Two new ancient species of cockroach have been found, perfectly preserved in amber, in a cave in Myanmar.
Scientists named the well-preserved specimens Crenocticola svadba and Mulleriblattina bowangi, with both dating back about 99 million years ago -- placing them on earth during the time of the dinosaurs.
The cockroaches were discovered, according to Phys.org, among amber deposits that had been taken out of a mine in Myanmar's Hukawng Valley.
"Cave environments are well suited for fossilization of bones and coprolites [or fossilized feces] and the fossil record of cave mammals includes rodents, ungulates, marsupials, ursids, felids, hyaenids, canids, primates and humans," they wrote in their paper, which was published in Gondwana Research.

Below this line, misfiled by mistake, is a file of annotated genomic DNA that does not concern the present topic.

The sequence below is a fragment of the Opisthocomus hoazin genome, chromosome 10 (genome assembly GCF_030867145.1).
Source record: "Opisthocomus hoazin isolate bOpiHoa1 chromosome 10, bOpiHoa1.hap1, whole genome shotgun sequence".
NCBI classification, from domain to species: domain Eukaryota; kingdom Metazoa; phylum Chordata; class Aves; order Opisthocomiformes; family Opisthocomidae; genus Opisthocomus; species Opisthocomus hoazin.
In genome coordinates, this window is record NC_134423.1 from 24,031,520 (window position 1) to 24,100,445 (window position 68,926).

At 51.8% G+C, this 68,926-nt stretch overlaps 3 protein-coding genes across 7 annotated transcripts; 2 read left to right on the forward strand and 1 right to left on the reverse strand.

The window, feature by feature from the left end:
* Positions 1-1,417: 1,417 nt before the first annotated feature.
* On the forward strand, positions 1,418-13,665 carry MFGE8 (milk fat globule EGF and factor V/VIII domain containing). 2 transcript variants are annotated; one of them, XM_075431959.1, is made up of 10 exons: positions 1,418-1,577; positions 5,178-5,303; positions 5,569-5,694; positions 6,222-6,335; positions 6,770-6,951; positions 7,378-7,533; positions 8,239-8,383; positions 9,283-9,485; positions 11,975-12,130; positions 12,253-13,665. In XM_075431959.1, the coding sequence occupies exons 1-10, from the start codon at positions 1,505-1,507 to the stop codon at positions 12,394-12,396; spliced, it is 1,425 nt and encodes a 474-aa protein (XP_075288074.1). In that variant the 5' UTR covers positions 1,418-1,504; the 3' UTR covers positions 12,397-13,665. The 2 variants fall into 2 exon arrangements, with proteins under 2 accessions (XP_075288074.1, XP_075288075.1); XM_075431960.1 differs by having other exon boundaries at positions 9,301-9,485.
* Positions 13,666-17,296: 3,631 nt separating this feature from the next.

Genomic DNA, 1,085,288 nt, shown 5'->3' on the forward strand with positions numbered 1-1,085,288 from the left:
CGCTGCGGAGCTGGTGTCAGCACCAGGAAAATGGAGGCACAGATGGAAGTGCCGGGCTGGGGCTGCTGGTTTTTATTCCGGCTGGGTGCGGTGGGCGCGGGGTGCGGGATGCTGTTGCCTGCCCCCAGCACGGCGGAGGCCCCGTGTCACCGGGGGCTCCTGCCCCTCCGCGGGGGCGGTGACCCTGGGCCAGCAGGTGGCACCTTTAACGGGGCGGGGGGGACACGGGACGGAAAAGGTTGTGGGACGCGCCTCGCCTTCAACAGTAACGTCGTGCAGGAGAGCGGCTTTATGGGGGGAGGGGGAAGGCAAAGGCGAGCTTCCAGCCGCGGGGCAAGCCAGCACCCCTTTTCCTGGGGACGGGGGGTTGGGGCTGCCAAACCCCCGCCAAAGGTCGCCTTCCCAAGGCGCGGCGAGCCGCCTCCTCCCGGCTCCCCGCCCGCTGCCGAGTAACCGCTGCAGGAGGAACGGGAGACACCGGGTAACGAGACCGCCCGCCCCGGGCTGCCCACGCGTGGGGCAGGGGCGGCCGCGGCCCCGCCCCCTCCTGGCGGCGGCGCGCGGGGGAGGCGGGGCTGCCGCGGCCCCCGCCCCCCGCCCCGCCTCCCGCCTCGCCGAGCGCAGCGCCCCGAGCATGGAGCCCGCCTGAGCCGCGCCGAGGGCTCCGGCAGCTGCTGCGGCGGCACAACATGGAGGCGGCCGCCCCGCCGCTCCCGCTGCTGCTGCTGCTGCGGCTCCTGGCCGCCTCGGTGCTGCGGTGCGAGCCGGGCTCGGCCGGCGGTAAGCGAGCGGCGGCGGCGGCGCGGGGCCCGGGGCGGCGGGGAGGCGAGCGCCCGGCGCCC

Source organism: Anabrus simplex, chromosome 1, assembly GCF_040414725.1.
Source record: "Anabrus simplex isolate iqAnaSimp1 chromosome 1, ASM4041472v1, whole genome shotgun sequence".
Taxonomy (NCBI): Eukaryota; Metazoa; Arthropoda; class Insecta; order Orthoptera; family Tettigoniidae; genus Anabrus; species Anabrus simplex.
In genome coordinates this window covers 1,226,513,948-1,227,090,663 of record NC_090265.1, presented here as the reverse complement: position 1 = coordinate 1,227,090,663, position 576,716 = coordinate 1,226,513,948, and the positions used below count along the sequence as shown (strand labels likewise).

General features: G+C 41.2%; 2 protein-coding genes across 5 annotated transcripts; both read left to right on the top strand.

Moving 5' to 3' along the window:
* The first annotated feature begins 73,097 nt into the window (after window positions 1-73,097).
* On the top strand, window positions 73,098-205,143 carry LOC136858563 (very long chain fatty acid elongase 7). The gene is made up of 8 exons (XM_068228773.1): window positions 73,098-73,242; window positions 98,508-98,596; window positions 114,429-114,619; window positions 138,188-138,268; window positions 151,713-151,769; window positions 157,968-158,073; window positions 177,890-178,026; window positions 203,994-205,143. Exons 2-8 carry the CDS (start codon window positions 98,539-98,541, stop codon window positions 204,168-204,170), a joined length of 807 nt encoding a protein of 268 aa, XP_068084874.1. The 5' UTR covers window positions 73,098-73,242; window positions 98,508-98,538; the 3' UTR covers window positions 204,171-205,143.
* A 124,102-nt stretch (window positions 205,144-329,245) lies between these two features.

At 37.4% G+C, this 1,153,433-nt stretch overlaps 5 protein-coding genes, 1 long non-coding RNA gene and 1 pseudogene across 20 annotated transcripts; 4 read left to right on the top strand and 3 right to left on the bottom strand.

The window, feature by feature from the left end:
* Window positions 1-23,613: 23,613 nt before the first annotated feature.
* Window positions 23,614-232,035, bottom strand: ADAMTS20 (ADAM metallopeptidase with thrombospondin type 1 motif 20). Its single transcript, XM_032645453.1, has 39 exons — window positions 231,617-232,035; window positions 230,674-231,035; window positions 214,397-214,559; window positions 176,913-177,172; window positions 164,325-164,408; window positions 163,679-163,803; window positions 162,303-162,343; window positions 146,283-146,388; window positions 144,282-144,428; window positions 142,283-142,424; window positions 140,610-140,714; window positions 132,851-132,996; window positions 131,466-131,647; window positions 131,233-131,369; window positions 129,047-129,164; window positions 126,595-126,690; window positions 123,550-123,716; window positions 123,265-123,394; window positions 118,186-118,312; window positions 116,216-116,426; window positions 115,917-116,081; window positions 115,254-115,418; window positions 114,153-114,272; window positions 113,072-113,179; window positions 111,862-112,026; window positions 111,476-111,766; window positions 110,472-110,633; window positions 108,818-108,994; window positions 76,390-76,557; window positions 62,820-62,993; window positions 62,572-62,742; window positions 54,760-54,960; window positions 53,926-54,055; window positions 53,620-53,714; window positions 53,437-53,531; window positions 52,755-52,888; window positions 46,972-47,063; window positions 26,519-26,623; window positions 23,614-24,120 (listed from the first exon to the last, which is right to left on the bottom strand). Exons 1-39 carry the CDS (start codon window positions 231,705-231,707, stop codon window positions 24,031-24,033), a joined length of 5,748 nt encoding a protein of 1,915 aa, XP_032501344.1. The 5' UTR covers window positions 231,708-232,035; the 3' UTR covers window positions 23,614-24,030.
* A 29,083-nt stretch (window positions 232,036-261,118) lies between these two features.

The specimens have a number of features in common with modern cockroaches living in caves, according to researchers, including small eyes and small wings that are attached to tiny bodies
As for how the cockroaches ended up fossilized in amber, scientists were not entirely sure.
Ancient resin may have dripped from tree roots into the cockroaches' caves and then hardened around the insects, Live Science reports.